|Received:||3/22/2004 11:19:35 PM|
|Organization:||Health and Medical Research Foundation|
|Agency:||Federal Trade Commission|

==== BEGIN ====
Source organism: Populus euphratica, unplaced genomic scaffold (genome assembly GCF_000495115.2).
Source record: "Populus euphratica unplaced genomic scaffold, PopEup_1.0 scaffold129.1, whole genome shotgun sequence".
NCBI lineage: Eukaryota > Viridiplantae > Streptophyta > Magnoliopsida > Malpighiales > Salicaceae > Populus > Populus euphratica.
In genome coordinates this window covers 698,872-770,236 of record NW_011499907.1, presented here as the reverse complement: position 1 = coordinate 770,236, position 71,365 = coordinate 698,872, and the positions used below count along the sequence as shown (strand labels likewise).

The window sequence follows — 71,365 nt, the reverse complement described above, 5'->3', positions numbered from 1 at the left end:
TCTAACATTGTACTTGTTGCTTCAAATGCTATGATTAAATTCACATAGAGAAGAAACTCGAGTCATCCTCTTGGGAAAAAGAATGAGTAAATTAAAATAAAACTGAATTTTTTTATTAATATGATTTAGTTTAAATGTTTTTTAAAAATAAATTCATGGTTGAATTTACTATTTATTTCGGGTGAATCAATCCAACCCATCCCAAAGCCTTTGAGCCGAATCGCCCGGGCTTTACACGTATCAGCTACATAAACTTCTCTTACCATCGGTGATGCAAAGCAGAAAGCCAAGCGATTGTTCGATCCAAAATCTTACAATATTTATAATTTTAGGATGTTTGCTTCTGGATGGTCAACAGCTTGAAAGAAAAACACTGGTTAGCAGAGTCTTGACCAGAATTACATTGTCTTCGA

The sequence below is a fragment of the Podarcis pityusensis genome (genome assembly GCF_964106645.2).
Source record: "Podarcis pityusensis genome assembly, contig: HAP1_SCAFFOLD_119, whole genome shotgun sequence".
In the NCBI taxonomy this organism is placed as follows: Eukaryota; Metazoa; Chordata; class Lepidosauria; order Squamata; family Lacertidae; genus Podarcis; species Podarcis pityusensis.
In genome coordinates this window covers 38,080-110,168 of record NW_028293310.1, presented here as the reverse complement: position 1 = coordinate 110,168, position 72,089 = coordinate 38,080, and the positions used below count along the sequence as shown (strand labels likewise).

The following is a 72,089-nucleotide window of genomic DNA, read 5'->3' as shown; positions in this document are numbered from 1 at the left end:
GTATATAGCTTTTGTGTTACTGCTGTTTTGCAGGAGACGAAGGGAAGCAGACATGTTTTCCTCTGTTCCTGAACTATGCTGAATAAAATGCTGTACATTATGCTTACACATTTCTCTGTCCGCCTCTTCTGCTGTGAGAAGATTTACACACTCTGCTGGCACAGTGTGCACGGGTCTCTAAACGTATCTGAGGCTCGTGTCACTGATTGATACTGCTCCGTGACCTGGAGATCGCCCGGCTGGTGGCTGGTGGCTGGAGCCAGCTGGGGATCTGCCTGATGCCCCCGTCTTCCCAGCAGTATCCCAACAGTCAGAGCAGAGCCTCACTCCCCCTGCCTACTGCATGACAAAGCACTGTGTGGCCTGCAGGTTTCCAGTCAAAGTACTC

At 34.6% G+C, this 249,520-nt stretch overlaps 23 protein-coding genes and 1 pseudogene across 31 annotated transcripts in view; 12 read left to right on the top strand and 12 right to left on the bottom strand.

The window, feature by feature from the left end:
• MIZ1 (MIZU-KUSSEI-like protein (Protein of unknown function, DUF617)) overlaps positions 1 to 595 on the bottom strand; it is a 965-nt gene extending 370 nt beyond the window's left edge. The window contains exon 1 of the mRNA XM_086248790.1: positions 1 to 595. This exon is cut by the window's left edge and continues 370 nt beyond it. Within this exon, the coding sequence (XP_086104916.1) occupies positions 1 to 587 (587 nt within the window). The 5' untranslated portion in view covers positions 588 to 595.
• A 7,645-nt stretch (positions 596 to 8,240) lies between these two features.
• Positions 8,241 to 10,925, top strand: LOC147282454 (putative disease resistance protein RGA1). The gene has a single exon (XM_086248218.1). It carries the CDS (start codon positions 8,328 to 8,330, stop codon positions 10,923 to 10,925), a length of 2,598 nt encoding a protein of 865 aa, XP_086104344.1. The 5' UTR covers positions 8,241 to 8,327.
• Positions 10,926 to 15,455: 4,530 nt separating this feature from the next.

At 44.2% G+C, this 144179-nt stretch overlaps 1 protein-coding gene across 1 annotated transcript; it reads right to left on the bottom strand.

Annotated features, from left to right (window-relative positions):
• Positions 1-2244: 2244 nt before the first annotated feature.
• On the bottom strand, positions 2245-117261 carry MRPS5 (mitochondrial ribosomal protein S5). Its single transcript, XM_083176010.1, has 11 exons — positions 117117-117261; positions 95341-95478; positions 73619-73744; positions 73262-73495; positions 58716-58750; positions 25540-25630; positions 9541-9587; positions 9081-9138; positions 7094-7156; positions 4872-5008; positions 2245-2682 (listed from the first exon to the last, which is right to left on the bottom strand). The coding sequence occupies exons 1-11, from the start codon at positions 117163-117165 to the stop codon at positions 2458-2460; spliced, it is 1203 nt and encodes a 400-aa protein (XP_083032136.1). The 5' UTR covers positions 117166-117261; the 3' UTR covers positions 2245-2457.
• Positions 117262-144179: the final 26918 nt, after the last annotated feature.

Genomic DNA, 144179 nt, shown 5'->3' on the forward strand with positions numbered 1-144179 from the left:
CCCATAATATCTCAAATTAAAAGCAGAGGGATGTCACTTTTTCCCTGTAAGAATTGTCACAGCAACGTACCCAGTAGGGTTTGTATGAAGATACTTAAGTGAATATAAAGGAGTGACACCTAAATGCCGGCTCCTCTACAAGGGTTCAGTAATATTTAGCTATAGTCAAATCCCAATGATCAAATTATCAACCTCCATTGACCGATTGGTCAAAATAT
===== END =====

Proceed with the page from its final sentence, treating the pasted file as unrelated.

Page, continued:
The sender should be held responsible for his/her statement as to the commercial aspect of the email in a manner similiar to the FTC's evaluation of other deceptive trade rules. If we deceive with our statement of the commercial nature of the email, it should be subject to the penalities of any deceptive trade practice. Many of the "opt out" features are difficult if not impossible to execute--this is deceptive as the content of the email and the sender should be held responsible for deceptive opt-out procedures. Your questions should include a "I don't know option" since many of the questions you ask are beyond the understanding of the average consumer. Dichotomizing items into Yes and No can lead to significant distortions when interpreting the responses. In fact, the more I read your questionnaire the more I think you are going to get random or unrepresentative responses. We need a "don't know" categogy.